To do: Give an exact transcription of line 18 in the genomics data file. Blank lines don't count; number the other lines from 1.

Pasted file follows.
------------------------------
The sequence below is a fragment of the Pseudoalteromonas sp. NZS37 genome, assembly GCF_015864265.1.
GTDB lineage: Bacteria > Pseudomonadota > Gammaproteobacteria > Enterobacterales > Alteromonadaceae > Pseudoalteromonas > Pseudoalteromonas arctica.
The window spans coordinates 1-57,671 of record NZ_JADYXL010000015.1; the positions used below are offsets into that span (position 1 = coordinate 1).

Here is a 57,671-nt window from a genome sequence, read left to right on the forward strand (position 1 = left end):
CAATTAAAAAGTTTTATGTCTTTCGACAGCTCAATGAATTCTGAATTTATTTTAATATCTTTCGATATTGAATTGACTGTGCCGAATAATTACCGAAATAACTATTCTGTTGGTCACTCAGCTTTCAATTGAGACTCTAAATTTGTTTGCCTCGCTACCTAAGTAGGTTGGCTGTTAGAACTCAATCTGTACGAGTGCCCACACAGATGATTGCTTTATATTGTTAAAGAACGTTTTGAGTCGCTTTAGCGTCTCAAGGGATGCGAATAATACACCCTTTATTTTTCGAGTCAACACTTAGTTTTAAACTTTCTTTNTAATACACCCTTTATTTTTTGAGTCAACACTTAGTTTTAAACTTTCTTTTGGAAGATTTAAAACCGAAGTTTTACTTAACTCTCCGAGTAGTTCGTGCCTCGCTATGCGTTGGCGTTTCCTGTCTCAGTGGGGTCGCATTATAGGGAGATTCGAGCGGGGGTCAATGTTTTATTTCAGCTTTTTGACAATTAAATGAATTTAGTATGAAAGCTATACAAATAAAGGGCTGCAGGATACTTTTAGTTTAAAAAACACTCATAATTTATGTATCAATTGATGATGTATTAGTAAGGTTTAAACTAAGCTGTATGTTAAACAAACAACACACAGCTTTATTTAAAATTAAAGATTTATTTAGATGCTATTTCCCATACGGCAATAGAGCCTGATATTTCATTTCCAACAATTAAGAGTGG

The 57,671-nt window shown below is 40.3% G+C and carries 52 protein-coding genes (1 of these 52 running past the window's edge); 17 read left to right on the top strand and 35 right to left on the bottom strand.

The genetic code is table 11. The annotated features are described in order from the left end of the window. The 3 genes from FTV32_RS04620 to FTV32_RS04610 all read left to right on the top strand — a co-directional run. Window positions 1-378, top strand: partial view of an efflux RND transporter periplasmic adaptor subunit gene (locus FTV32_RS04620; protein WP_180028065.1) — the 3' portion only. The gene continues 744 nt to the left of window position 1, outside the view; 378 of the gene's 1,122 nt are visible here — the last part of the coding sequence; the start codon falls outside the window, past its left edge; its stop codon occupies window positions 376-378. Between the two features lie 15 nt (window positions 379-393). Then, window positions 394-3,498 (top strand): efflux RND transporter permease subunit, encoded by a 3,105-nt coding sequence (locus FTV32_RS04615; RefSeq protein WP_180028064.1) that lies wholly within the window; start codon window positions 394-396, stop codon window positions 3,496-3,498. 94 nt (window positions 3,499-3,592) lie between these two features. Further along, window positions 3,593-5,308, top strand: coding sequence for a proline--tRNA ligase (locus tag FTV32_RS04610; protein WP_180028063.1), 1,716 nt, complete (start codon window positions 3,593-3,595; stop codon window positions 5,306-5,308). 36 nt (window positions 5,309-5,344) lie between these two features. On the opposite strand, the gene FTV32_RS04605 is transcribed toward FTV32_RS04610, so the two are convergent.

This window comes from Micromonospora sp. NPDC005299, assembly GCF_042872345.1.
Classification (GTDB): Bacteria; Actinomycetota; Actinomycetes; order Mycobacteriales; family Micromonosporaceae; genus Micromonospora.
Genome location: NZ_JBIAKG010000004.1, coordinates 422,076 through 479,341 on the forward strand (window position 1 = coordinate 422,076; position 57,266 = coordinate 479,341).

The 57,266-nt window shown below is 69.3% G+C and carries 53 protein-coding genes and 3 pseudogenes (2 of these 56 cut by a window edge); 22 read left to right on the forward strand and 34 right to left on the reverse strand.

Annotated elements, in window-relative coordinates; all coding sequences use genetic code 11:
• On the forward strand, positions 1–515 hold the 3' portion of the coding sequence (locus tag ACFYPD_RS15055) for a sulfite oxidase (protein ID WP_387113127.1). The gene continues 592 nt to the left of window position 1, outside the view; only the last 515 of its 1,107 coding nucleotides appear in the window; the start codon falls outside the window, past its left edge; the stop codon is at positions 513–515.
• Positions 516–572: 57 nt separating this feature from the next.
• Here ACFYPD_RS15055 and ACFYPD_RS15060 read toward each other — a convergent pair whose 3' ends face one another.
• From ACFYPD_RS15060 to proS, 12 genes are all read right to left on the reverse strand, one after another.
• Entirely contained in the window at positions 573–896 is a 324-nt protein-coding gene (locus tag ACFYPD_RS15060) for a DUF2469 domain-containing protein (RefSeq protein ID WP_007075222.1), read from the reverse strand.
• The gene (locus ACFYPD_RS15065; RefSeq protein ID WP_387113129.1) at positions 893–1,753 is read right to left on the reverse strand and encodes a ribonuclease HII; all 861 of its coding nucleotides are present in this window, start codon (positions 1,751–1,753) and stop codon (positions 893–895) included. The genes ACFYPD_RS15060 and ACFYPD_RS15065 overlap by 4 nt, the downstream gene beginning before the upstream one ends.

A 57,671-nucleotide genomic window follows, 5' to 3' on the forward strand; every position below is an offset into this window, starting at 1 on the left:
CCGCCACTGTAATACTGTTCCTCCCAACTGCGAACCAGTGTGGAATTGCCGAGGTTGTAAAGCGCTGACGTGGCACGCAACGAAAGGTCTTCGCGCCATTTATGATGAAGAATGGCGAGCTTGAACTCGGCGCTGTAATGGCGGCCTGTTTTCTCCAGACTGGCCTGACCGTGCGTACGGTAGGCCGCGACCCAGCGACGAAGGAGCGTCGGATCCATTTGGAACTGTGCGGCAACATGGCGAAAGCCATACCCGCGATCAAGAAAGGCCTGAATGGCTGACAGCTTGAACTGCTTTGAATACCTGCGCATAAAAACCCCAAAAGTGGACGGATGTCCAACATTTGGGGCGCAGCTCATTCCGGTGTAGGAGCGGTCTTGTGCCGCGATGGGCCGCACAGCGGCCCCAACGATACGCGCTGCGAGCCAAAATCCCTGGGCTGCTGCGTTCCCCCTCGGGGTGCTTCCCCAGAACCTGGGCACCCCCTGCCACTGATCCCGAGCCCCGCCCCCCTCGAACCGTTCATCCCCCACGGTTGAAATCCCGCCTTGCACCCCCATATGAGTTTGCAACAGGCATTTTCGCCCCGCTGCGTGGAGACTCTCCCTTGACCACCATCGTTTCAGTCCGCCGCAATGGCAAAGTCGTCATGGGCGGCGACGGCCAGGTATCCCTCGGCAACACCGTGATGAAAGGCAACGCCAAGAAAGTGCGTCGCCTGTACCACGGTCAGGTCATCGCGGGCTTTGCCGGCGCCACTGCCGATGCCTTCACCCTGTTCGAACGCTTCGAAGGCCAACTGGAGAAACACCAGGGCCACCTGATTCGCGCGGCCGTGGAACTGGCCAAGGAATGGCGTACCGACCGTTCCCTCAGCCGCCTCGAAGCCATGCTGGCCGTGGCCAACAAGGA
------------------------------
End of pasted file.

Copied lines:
• The gene (locus ACFYPD_RS15065; RefSeq protein ID WP_387113129.1) at positions 893–1,753 is read right to left on the reverse strand and encodes a ribonuclease HII; all 861 of its coding nucleotides are present in this window, start codon (positions 1,751–1,753) and stop codon (positions 893–895) included. The genes ACFYPD_RS15060 and ACFYPD_RS15065 overlap by 4 nt, the downstream gene beginning before the upstream one ends.